These two groups of prepositions might be harder for the native English speaker to learn because there’s pretty much no analog to any structure in English, or there just seems to be no rhyme or reason for when a preposition takes an accusative or dative object, or when it might get funky and place itself behind its object for Schisse und Gekicher, and whether going post-position like that changes the specified case of the object or not!
Neither of the lists on this page (or even most on this site) should be considered exhaustive; these are just my favorites.
- outside of
- along, as in entlang des Weges
- correspondingly (but it’s Dative in the post-position form!)
- for the sake of
- inside of
- according to
- by the name of
- in spite of, despite
- for the purpose of
See how many of those are translatable into English with “of”? The Genitive case is to express possession, something we often do in English in one of two ways:
- with a possessive “‘s”
- using “of” in a prepositional phrase
Check out trotz up there. Two direct translations into English come to mind: in spite “of”, and “despite.” des is the German Genitiv definite article! Coincidence?
* Actually, entlang + Genitive is an adverbial phrase, but let’s not quibble.
These guys are situational. Sometimes you can sort of explain away a tendency to take a dative or an accusative object if there is goal-oriented motion expressed in the clause (that often calls for an accusative object), but other times, it’s apparently just determined by convention. Like when you’re talking about something: über die Grammatik reden. What good reason is there for über to make Grammatik its pseudo-direct object, as opposed to its pseudo-indirect object? Let us know in the comments when you find it, please.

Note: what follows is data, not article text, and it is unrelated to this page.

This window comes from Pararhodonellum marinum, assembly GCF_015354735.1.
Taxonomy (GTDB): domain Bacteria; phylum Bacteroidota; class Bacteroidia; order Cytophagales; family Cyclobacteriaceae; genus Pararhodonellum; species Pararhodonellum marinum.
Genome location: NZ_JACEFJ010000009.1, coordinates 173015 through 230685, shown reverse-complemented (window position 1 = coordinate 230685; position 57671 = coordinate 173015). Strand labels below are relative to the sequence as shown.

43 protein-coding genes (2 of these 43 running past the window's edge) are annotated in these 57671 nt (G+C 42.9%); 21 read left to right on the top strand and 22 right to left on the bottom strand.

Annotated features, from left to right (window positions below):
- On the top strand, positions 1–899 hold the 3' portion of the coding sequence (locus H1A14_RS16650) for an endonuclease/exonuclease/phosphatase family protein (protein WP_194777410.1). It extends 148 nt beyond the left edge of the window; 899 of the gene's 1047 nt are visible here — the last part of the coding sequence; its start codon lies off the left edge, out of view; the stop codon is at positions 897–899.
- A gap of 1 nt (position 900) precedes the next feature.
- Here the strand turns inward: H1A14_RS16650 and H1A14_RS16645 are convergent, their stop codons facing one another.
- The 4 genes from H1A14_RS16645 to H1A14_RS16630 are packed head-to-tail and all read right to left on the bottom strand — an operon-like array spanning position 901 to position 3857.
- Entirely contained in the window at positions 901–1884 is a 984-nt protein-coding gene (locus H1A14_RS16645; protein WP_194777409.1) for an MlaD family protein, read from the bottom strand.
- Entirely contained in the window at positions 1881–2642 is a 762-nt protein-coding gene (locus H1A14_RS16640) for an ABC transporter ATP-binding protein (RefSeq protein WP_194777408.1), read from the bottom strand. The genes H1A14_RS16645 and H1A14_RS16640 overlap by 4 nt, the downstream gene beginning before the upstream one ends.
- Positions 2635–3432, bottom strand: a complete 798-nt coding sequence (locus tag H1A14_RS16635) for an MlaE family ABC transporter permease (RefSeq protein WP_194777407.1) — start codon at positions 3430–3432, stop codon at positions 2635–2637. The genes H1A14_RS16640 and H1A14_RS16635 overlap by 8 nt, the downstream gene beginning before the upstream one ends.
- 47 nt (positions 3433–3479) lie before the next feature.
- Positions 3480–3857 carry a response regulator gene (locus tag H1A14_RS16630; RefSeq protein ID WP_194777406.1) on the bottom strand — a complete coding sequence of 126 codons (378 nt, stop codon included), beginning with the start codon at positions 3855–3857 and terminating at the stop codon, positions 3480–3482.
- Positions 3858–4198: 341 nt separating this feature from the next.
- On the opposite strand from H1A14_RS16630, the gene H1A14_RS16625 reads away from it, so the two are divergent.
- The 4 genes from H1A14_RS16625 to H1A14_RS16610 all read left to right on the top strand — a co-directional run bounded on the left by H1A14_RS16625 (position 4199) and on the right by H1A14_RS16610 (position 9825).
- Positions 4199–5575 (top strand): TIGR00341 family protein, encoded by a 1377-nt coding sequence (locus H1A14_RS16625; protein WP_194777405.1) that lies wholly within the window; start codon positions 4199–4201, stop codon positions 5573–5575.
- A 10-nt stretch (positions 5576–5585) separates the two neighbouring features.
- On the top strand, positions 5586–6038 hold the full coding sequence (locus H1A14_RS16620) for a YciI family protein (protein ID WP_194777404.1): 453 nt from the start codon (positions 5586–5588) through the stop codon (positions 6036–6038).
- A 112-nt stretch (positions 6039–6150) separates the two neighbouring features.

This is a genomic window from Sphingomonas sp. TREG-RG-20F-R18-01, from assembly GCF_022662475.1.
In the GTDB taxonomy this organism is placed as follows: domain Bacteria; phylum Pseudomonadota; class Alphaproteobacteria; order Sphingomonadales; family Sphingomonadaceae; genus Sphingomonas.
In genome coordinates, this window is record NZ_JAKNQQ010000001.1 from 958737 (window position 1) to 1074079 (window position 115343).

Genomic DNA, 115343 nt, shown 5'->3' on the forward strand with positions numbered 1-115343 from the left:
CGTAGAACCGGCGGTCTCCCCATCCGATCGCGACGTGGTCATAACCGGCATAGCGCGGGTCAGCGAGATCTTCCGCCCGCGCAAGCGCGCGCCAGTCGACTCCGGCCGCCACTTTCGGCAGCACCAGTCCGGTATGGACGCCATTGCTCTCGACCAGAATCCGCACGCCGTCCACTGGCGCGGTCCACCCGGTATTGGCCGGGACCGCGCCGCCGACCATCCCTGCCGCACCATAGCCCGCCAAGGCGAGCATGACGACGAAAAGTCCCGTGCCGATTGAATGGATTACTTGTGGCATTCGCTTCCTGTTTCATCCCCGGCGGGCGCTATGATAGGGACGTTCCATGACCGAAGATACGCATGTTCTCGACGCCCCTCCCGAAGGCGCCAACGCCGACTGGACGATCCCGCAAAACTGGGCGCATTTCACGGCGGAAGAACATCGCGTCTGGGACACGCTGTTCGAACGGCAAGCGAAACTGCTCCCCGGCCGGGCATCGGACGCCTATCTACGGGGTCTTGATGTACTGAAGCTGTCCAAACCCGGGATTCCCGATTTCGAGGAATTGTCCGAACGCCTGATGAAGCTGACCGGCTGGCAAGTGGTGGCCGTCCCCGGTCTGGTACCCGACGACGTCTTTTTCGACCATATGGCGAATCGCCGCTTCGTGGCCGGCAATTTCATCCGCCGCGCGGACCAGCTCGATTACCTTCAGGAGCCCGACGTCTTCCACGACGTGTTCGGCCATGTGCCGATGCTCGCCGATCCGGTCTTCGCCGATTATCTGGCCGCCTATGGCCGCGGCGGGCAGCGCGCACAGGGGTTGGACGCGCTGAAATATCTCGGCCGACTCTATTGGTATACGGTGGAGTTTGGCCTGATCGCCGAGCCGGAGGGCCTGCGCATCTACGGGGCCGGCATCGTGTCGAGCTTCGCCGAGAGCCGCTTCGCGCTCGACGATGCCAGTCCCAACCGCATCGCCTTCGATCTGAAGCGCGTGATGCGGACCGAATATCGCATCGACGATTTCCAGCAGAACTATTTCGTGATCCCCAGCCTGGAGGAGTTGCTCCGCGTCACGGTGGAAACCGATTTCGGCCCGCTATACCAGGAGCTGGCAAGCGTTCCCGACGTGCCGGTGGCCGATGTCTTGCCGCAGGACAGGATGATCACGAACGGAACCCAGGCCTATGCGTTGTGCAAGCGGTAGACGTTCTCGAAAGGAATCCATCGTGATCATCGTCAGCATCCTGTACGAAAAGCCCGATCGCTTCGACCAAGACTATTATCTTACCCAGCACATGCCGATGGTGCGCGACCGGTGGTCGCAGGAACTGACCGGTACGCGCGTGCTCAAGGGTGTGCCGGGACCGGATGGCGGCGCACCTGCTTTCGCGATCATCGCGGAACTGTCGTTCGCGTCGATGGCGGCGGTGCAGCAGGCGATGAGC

- on (date), to (when addressing something to someone), at (a fixed position, like am Hauptbahnhof)
- to, onto, on top of
- in, into
- under, underneath
- in front of, before
- between, in between
These are tough. You get these right, and no native speaker is likely to pat you on the back and go “oh yeah, man, you’re ROCKIN’ out on those prepositions!”. But they sure will notice if you get them wrong. Sadly, the only rules of thumb I can offer are:
- When the prepositional phrase is describing motion and a change of location, go Accusative. When the location of the action in the prepositional phrase is unchanging, go Dative. Beispiele:
Ich gehe ins Zimmer. I’m walking into the room. Ich gehe im Zimmer. I’m walking inside the room.
- When in doubt in figurative expressions, like über die Grammatik reden, where there is no motion to speak of, go Accusative.
A native speaker friend-of-a-friend once told me in flawless Standard American English
You know you’re really good at a foreign language when the native speakers stop complimenting you on it.*
This is one of those things that you can’t expect praise for, and instead at best can only hope for no (obvious) screw-ups. Like working in IT.
* And then he remarked on how good my German was. Hmmph.